“Imagine showing your COVID-19 passport with just a flash of your arm” captions a December 2021 video about a Swedish company that has developed a microchip inserted under a person’s skin in order to verify vaccine status.1 The microchip, developed by Swedish startup company Epicenter of Stockholm is approximately the size of a grain of rice and is being touted as way to help facilitate more efficient vaccine status verification and also store easily retrievable personal medical information.
According to the company’s Chief Disruption Officer Hannes Sjoblad, it can be used to store data such as passports and medical records and can also be used as a key fob or to hold personal identification. Sjoblad states:
The human body is the next big platform. We are updating our bodies with technology on a large scale already with wearables. But all of the wearables we wear today will be implantable in our bodies in five to 10 years.1
The British newspaper The Independent reports that following Sweden’s new laws requiring vaccine passports at events with more than 100 people, approximately 6,000 individuals had the microchips inserted into their hands.2
Vaccine Data Implanted in Human Body Read by Same Technology as Contactless Payments
The chip is implanted using a syringe and can be activated by a reader held near the device. Data then flows between the chip and device via electromagnetic waves, the same technology used to take contactless payments.3 The use of contactless payment options surged and became a “new normal” amidst concerns of SARS-CoV-2 virus disease transmission. A Mastercard study found that 79 percent of survey respondents had transitioned to contactless payments. The value of contactless payment volumes went from $1.05 trillion in 2019 to an estimated $4.6 trillion by 2027.4
Microchip technology embedded under the skin isn’t a vaccine-sparked concept. In 2017, a Wisconsin-based tech company offered free microchip implants to employees to unlock rooms and buy food and drinks in the break room. Sjoblad held “transplant parties” in 2014 during which employees would “gather in a fun, social setting”1 to get the microchips embedded, a process which he says is completely reversible.
Quantum Dot Tattoos on Skin in Development to Verify Vaccine Status
A similar concept to verify vaccination records known as “quantum dot tattoos” on skin was in development well before the SARS-CoV-2 virus and COVID-19 became household words.5 The two-year quantum dot tattoo research project, which was published in December 2019,6 was requested and funded by the Bill and Melinda Gates Foundation. Researchers at Rice University developed the skin tattoos which “fluoresce with information about a person’s vaccination status.”5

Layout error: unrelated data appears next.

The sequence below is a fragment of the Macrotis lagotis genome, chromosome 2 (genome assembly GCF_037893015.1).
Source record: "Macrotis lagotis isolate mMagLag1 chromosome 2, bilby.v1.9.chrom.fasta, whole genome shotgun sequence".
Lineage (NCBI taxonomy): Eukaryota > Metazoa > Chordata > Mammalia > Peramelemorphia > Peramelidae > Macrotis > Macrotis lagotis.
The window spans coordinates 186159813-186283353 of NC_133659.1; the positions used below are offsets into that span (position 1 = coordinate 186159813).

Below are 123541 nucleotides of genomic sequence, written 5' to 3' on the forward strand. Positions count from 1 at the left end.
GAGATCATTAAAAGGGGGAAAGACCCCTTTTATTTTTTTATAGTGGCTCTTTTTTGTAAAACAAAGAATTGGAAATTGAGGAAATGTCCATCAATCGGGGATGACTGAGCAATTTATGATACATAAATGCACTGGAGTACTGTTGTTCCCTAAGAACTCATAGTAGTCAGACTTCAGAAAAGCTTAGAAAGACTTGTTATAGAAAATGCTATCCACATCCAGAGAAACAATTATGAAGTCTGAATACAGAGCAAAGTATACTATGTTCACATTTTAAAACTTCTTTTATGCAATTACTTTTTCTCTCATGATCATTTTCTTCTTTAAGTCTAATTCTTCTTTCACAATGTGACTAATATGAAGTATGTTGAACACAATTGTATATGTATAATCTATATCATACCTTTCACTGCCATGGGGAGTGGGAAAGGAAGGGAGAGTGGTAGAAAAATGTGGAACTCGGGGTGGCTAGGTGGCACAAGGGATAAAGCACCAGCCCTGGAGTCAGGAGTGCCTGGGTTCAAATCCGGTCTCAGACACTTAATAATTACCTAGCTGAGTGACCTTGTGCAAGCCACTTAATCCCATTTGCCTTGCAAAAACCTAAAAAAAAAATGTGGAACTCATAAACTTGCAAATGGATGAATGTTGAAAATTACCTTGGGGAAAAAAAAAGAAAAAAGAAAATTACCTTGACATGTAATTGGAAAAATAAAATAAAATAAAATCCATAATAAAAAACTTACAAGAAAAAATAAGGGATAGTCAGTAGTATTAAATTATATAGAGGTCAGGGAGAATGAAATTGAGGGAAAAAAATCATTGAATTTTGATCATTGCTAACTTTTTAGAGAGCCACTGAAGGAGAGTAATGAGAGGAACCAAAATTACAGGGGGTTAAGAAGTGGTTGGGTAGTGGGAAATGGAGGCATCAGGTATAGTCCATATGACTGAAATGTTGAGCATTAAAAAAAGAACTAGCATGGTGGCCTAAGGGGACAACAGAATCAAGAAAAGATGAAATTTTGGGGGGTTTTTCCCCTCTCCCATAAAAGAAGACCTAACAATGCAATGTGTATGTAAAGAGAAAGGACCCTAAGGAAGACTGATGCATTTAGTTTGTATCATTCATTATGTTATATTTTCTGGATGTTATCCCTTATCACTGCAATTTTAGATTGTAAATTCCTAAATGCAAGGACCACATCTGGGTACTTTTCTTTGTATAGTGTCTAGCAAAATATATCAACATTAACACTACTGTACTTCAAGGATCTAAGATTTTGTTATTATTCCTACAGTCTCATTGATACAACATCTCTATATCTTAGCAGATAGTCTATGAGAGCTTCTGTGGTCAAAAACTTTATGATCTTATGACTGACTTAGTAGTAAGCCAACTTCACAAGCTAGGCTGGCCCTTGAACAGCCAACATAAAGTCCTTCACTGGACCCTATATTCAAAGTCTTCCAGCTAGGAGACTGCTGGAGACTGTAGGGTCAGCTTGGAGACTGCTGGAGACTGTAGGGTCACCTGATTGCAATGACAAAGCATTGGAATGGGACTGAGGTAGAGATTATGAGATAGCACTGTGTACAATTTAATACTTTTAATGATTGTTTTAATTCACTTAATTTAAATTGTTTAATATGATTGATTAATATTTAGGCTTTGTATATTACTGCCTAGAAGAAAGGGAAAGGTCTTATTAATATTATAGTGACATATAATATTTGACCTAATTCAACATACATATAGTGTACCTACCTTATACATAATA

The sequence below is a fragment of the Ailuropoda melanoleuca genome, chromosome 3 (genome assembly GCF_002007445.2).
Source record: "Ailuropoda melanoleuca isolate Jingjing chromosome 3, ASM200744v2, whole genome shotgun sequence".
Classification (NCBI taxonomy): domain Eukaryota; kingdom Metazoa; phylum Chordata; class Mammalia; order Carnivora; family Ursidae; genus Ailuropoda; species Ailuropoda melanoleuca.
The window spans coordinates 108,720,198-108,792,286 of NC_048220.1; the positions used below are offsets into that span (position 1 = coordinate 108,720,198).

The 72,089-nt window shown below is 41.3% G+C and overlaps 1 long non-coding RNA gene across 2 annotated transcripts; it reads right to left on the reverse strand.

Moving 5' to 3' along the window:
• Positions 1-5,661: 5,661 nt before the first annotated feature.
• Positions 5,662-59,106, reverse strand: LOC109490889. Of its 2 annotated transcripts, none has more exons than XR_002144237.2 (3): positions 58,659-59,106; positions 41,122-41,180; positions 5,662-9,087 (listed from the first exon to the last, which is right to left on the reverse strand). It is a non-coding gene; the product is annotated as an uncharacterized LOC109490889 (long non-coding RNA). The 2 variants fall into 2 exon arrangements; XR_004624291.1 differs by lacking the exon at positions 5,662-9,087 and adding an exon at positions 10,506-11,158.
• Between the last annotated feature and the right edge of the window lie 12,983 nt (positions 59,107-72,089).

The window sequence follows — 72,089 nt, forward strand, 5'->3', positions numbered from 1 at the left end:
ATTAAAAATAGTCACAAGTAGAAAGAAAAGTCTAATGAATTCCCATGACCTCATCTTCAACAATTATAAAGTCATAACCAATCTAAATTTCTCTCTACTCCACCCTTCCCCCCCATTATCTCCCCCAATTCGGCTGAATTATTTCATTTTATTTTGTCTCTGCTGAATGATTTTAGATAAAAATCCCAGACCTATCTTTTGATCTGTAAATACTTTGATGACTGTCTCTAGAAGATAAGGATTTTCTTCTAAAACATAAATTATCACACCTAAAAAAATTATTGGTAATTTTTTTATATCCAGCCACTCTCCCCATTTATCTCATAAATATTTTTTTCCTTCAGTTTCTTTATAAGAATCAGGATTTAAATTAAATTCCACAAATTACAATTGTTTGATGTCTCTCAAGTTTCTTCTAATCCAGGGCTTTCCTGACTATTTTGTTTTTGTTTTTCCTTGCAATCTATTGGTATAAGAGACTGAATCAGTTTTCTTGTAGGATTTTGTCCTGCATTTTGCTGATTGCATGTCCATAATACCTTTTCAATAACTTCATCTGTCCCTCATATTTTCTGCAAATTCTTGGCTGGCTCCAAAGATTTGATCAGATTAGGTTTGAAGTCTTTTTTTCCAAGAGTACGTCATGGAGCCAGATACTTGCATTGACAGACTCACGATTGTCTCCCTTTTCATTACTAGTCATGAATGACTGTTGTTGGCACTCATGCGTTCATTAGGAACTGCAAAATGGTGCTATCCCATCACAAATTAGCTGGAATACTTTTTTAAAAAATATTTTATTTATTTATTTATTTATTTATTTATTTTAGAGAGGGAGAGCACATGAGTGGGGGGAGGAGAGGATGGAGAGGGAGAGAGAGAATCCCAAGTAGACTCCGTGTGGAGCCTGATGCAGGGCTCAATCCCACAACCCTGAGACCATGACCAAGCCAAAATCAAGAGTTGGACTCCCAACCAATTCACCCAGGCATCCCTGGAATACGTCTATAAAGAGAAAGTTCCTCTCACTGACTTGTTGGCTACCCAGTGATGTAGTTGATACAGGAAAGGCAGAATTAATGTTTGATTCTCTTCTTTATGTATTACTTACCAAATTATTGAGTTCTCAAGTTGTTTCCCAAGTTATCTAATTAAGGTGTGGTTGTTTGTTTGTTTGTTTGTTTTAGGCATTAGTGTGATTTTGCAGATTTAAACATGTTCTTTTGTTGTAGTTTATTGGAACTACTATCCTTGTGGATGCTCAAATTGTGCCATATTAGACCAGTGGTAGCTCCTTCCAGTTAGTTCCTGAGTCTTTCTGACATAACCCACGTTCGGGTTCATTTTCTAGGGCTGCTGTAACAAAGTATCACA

The tattoo is not made of ink but a copper-based “biocompatible nanocrystal,” which can then be scanned by a smartphone. According to Kevin McHugh, PhD, Assistant Professor of Bioengineering at Rice University, the tattoo technology was developed at the request of the Gates Foundation to better track vaccination status in remote areas of the world where there is a lack of standardized immunization recordkeeping.
“This technology could enable the rapid and anonymous detection of patient vaccination history to ensure that every child is vaccinated,” Dr. McHugh said.7
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Click here to view References:
1 Rogers Z. Implants microchip could be used to verify COVID-19 vax status. Fox 5 News Dec. 20, 2021.
2 Pavitt R. Swedish company creates under the skin microchip to carry Covid passports in user’s arms. The Independent Dec. 2022.
3 Liberatore S. Swedish startup Epicenter unveils rice-sized microchip implant that stores your COVID vaccine passport under your skin and is read with technology used to take contactless payments. Daily Mail Dec. 20, 2021.
4 Covello L. How the pandemic made contactless payments the new normal. Forbes Apr. 15, 2021.
5 Williams M. Quantum-dot tattoos hold vaccination record. Rice University News and Media Relations Dec. 18, 2019.
6 McHugh K et al. Biocompatible near-infrared quantum dots delivered to the skin by microneedle patches record vaccination. Sci Transl Med. Dec. 18, 2019.
7 Trafton A. Storing medical information below the skin’s surface. MIT News Dec. 18, 2019.